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Jul 2017, Vol 5, Issue 3
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Original Article
The Effect of Yoga on Women?s Premenstrual Syndrome: A Randomized Controlled Clinical Trial
Mahin Kamalifard1, Abbas Yavari2, Mohammad Asghari-Jafarabadi3, Ghafoureh Ghaffarilaleh1, Ahmad Kasb-Khah4
1Department of Midwifery, Faculty of Nursing and Midwifery, Tabriz University of Medical Sciences, Tabriz, Iran
2Department of Physical Education, Tabriz University of Medical Sciences, Tabriz, Iran
3Road Traffic Injury Research Center, Tabriz University of Medical Sciences, Tabriz, Iran4Department of Statistics and Epidemiology, Faculty of Health, Tabriz University of Medical Sciences, Tabriz, Iran. Yoga Coach, Tabriz, Iran

IJWHR 2017; 5: 205?211
DOI: 10.15296/ijwhr.2017.37
Viewed : 4852 times
Downloaded : 4505 times.

Keywords : Premenstrual syndrome, Quality of life, Yoga
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Objectives: Women with premenstrual syndrome (PMS) show emotional, physical and behavioral symptoms regularly every month. Mild physiological symptoms of PMS appear in 95% of women at their reproductive age. We hypothesized to evaluate the effect of yoga exercise on PMS.

Materials and Methods: A randomized controlled clinical trial was conducted from April to October of 2015. Eligible women for inclusion were selected conveniently from women that had randomly referred to selected private obstetrics and gynecology clinics in Tabriz, Iran. Thereafter, 62 subjects were selected for the study. Subjects were randomly divided into 2 groups: 31 subjects for yoga and 31 subjects for control groups with blocks 4 and 6. The yoga group performed yoga for 10 weeks in 3 sessions with each session of 60 minutes duration. Subjects of control group did not do any yoga. Subjects completed the Premenstrual Symptoms Screening Tool (PSST) questionnaire for evaluation of the effect of yoga exercise on emotional, behavioral, physical symptoms and quality of life of subjects with PMS before and after the intervention. Data were analyzed by covariance.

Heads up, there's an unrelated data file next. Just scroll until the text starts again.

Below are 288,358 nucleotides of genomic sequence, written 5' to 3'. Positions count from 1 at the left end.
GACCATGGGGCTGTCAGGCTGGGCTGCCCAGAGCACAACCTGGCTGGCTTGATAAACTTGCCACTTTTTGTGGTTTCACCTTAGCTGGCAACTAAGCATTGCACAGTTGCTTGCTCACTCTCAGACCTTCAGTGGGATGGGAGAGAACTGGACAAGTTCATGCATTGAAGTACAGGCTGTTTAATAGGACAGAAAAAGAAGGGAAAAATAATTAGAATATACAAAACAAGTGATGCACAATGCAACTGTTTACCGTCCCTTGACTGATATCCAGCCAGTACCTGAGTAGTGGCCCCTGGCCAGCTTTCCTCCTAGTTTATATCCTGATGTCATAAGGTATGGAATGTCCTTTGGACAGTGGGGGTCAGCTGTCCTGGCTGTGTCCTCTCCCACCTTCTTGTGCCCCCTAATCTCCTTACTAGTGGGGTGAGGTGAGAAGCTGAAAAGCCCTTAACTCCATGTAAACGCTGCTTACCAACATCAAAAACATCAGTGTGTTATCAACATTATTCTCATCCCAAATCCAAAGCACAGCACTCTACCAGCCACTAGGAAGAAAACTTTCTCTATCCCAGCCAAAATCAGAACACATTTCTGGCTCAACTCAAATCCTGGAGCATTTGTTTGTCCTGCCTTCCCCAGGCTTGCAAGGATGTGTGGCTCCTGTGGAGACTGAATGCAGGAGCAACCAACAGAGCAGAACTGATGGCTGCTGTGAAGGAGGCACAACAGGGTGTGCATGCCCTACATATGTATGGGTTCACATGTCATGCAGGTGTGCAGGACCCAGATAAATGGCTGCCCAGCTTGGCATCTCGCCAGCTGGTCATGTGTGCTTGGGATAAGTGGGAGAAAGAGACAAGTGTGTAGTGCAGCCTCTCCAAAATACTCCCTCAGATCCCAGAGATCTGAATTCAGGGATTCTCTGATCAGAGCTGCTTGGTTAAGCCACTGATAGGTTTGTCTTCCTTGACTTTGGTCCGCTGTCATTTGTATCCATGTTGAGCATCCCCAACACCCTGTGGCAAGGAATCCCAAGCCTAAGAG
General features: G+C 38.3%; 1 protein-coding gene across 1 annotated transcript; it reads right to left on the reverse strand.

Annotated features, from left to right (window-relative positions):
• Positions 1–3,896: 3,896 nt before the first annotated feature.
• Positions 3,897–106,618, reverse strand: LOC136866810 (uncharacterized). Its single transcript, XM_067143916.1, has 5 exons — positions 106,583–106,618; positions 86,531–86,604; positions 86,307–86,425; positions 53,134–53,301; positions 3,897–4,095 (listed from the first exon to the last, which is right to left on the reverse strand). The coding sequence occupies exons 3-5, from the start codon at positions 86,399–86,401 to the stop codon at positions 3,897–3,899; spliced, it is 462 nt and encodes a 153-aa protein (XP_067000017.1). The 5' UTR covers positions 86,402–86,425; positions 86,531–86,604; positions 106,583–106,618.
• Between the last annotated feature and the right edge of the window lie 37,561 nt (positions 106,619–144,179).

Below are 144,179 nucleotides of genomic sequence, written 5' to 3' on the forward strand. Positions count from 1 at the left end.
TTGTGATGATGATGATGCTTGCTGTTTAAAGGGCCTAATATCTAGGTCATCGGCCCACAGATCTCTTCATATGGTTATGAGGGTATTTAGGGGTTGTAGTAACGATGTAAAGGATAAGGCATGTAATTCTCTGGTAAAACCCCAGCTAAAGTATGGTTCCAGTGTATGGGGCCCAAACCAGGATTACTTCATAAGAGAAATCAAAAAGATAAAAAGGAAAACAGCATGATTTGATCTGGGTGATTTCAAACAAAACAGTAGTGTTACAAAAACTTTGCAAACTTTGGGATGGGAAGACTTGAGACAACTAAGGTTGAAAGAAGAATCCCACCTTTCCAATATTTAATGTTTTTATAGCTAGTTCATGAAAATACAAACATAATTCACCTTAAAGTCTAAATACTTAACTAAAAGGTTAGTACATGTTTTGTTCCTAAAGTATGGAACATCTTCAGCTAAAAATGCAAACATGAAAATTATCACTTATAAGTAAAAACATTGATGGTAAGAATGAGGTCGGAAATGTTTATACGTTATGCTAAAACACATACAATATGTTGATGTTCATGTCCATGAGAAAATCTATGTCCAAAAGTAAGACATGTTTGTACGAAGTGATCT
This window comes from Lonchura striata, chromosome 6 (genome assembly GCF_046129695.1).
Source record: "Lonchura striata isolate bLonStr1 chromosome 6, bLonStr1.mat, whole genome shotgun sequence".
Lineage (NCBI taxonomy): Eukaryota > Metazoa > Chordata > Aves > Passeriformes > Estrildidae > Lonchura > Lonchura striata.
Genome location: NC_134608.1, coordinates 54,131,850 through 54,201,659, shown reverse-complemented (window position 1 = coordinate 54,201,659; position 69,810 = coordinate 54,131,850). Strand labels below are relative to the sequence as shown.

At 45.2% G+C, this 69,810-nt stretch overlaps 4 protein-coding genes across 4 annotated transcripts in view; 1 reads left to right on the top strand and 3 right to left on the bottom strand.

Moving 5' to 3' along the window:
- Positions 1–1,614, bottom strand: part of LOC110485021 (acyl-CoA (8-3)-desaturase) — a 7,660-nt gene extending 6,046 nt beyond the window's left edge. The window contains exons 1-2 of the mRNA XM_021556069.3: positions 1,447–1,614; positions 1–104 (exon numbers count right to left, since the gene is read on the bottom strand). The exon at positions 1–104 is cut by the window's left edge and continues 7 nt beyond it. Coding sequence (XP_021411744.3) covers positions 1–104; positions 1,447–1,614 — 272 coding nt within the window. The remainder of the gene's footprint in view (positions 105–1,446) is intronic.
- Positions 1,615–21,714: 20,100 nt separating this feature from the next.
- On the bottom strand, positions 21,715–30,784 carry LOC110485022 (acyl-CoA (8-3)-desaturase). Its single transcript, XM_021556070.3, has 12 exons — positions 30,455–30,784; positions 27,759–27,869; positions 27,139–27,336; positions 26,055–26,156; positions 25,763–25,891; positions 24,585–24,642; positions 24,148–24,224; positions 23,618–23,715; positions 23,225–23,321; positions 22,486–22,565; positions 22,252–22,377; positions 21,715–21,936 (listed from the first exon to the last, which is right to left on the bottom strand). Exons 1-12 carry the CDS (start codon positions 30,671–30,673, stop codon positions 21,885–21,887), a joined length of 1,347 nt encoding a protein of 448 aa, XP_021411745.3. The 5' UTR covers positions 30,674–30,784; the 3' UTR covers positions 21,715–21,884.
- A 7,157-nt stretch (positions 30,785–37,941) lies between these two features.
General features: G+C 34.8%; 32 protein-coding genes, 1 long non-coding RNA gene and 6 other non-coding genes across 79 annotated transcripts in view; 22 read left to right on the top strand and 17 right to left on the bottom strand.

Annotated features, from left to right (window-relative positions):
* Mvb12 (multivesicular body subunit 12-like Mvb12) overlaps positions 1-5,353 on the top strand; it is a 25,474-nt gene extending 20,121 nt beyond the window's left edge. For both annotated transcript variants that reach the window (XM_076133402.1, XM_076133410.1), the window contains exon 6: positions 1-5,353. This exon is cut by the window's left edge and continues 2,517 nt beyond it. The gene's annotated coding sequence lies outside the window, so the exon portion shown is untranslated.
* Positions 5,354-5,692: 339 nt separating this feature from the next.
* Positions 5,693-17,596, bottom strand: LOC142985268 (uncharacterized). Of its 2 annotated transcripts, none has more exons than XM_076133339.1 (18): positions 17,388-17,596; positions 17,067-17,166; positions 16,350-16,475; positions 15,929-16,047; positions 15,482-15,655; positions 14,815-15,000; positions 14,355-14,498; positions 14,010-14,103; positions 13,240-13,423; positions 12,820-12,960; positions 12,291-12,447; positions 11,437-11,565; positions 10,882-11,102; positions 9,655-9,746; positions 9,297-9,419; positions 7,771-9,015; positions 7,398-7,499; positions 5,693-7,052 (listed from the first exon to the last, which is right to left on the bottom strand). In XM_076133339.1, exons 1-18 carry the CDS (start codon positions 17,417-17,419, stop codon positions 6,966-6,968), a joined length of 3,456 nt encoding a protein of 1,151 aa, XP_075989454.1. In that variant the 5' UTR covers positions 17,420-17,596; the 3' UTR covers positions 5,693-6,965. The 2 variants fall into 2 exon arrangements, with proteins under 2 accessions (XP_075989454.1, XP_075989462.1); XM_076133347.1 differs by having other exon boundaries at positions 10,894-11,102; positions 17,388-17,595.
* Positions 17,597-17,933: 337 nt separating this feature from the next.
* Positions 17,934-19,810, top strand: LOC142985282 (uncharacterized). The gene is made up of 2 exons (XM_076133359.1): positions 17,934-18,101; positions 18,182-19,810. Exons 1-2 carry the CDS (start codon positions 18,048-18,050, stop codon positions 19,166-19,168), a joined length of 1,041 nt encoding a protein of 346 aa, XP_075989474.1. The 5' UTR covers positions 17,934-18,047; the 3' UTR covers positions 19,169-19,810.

Results: The mean ± standard deviation (SD) of emotional, physical, behavioral symptoms and impact of yoga exercise on quality of life in yoga were 26.28 ± 16.54, 32.69 ± 20.81, 10.90 ± 14.10, 22.8 ± 14.56, and in the control group were 54.91 ± 21.31, 72.01 ± 22.24, 44.05 ± 22.32, 54.00 ± 20.33, respectively (P < 0.05).

Conclusion: Results highlight that yoga significantly relieves the PMS symptoms and can be prescribed for treatment of PMS.

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